Need for New Remedies

When asked for what they need and want from new therapies for peri-implantitis and peri-implant health maintenance, participants gave the following scores (listed in order of importance): eliminate risk for microbial resistance (7, IQR: 6–7); cleaning efficacy (6, IQR: 5–7); short treatment time (6, IQR: 5–7); safe, low risk of damaging implant surface, mucosa, or tooth (6, IQR: 5–7); and predictable treatment outcome (6, IQR: 4–7). Low cost and published clinical evidence had the lowest scores (4, IQR: 3–5 and 4, IQR: 2–6, respectively) (Figure 11).


Figure 11. Need from new therapies for peri-implantitis and peri-implant health maintenance.

Views on Peri-Implant Health Maintenance Recall Frequency

Regarding implant supportive treatments and maintenance programmes, there was significant agreement between participants on the recommended frequency of check-ups and professional rinsing and cleaning for patients with implant complications; 69% recommended regular maintenance treatment three times annually or more, while 23% thought that twice annually is sufficient, and only 8% thought that once annually is adequate.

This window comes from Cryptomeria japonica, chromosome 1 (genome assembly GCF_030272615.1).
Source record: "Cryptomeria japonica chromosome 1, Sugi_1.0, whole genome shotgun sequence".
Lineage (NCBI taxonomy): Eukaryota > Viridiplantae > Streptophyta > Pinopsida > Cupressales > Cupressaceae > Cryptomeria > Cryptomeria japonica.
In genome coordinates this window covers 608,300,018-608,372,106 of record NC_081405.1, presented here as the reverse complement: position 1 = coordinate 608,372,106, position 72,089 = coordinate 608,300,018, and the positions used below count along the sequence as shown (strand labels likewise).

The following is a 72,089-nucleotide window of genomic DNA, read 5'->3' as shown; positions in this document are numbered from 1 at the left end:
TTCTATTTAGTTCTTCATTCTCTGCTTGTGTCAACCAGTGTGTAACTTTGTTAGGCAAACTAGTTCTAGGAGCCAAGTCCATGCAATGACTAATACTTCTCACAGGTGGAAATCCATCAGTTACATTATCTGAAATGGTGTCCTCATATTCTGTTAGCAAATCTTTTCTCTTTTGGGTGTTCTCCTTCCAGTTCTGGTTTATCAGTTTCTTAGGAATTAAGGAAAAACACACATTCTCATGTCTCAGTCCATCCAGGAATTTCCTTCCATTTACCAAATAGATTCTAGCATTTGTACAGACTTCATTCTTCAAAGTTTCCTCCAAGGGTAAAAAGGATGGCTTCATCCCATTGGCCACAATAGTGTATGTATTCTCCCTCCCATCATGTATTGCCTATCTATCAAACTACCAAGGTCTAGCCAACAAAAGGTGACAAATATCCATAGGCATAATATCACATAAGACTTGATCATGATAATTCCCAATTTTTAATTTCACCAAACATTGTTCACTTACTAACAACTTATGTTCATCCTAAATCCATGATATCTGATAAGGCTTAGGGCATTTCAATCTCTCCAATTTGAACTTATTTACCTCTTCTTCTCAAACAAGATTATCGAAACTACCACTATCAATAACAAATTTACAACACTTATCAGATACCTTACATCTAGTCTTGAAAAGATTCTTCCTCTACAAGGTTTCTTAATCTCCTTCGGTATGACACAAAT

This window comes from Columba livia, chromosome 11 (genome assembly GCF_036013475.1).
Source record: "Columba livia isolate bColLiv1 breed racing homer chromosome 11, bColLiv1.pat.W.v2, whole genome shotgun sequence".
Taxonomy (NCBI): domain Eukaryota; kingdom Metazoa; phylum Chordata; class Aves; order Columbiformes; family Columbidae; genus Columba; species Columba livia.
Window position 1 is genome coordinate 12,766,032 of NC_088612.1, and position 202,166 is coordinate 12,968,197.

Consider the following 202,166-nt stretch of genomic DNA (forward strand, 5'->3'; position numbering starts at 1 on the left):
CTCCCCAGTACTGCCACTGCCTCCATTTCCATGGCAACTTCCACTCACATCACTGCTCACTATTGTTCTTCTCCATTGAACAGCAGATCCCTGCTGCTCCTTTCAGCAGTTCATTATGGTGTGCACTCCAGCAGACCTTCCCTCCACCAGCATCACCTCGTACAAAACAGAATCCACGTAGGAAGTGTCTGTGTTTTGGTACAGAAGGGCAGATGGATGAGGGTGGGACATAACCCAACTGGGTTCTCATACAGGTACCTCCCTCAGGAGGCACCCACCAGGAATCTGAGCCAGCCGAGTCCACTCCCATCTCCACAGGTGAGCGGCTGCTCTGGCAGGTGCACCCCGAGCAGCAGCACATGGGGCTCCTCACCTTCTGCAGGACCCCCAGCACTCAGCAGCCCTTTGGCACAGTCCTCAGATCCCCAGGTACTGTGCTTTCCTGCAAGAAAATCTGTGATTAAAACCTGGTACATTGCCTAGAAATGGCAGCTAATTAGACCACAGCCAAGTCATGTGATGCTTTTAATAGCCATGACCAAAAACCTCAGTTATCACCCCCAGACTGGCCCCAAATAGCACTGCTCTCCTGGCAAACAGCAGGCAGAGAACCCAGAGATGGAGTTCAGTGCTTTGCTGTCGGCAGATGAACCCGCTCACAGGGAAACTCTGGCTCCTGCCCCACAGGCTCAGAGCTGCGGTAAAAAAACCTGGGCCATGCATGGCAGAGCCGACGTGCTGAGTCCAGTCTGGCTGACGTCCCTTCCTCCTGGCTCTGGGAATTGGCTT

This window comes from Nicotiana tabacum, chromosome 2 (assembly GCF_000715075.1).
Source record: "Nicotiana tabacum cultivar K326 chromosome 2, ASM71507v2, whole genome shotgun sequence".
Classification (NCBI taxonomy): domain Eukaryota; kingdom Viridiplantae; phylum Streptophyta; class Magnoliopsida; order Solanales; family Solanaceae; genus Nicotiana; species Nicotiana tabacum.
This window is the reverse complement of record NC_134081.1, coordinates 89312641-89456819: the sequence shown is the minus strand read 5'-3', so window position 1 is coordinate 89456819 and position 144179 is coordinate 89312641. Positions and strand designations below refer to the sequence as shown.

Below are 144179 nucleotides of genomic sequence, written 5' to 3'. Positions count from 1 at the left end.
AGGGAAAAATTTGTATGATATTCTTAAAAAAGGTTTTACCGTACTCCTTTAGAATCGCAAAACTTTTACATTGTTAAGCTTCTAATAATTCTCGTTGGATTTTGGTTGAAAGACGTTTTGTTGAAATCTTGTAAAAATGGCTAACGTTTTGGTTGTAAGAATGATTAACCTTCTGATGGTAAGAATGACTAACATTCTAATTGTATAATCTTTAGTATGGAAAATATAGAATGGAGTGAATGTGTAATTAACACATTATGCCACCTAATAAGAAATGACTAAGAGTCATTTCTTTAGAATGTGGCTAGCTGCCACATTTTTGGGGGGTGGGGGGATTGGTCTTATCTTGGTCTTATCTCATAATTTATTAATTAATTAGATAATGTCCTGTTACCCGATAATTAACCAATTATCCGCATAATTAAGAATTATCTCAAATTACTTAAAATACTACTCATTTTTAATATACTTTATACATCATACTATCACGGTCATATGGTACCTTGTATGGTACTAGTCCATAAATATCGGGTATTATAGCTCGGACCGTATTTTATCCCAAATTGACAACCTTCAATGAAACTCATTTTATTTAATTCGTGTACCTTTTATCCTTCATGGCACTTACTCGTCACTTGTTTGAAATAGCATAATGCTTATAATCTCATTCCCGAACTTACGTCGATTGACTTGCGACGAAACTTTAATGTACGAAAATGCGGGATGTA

What to Avoid When Treating Peri-Implant Complications

In the last part of the survey, participants were asked to write, based on experience, in free text, if any procedure or remedy in dentistry should be avoided when treating peri-implant complications. They were also asked to elaborate on their recommendations. As many as 12 experts stated that implantoplasty should be avoided. When merging all mechanical debridement procedures (metal curettes, rotating brushes, plastic curettes, air abrasive, plastic tips, and implantoplasty), 24 of the 35 respondents stated that the use of these remedies should be avoided or at least minimised to the bare necessity. Moreover, 10 of the experts thought that the use of antibiotics should be avoided altogether. In contrast, 13 of the respondents answered that none of the available treatments and debridement procedures should be avoided entirely and should all be applied on an individual basis.

Correlations Between Groups and Views

When analysing the answers, correlations between groups and views became evident. For example, defect anatomy was regarded as the patient criterion that most significantly impacts the treatment outcomes of peri-implantitis procedures. The experts who saw the size, shape and location of the bone defect (aka “bone defect anatomy”) as the critical factor for choosing treatment also thought that patients' general and oral health were crucial factors to consider (rs = 0.44, p < 0.01).